One final note - URLs from a shortening service generally CANNOT be re-used. Once the shortened URL (custom or randomly generated) has been created, it is fixed forever and always to point at whatever longer URL was entered in the service. I say this because if you are playing around to see what kind of custom URLs might be available, you need to make sure that the real longer URL is what you are shortening... because you won't have a second chance.

Again, there are at this point literally hundreds of URL shortening services out there. They all work pretty much the same and will let you make your print newsletters/documents MUCH more readable - and make it so that readers just might actually type in the link and go do the site you are referencing!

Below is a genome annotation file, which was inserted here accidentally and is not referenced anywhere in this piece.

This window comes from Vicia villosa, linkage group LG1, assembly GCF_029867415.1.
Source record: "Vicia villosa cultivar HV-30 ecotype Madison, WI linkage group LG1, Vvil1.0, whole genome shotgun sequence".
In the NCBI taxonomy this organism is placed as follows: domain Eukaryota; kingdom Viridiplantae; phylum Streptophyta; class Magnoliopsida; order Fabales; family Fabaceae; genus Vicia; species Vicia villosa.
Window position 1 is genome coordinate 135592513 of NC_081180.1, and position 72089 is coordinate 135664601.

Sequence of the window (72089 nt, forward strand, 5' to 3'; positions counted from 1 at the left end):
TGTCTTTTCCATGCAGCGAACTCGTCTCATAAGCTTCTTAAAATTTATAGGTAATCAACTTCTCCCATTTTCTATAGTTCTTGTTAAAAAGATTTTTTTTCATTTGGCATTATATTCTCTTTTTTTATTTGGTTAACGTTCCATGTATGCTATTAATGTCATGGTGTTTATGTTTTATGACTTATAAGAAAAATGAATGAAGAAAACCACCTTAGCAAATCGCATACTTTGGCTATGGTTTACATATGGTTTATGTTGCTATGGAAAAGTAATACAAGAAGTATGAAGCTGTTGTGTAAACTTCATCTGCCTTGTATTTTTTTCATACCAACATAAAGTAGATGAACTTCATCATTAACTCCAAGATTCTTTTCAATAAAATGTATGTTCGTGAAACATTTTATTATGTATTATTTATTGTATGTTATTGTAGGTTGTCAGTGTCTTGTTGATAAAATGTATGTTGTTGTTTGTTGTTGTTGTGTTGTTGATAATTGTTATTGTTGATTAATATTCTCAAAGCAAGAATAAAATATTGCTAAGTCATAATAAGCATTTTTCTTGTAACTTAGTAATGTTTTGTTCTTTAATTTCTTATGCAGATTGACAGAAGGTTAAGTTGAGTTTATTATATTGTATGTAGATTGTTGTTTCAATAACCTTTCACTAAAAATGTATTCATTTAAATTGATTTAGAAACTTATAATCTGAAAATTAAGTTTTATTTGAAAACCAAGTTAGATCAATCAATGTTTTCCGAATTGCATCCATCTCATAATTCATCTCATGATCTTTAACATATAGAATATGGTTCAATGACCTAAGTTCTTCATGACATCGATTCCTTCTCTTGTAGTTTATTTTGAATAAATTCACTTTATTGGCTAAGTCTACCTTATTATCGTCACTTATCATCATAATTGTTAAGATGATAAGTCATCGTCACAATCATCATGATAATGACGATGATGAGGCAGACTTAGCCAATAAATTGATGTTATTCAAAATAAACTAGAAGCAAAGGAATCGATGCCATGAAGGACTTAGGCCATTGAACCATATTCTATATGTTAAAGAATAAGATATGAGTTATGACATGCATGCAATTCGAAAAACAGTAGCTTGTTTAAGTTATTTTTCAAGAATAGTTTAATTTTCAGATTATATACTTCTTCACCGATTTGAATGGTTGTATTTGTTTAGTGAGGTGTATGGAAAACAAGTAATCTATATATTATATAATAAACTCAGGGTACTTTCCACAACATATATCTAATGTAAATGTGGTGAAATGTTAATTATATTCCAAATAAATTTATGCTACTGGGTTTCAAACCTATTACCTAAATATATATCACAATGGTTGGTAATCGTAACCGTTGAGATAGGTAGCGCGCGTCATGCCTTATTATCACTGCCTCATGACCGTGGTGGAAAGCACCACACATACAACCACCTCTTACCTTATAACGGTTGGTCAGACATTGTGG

[1] For those who want more details about the "URL shortening" process, there is a lengthy Wikipedia article on the topic.

[2] One reason that I'm a fan of using bitly for URL shortening versus TinyURL.com is that bitly tracks who actually uses your URL and shows you statistics and charts so you can see that your URL is actually being used. Now, unlike TinyURL, you do have to register for a free bitly account in order to use their service.

[3] And I could have spent some time trying to find a shorter URL that wasn't taken... but there's a tradeoff between shortness and readability. "7billipeople" was probably available, too, but people aren't going to recognize that

Image credit: chrisdlugosz on Flickr

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Amusing Video Tutorial: Let’s Suck at Github Together

If you want to learn more about using git and Github, or are a fan/user of git/Github (as I am) and want to pass along a video tutorial for others to see, you may enjoy this episode from Chris Coyier entitled “CSS-Tricks #101: Let’s Suck at GitHub Together“. As you can tell from the title, Chris doesn’t mind poking some fun at his own abilities – and his own aversion to the command-line and preference for GUI utilities.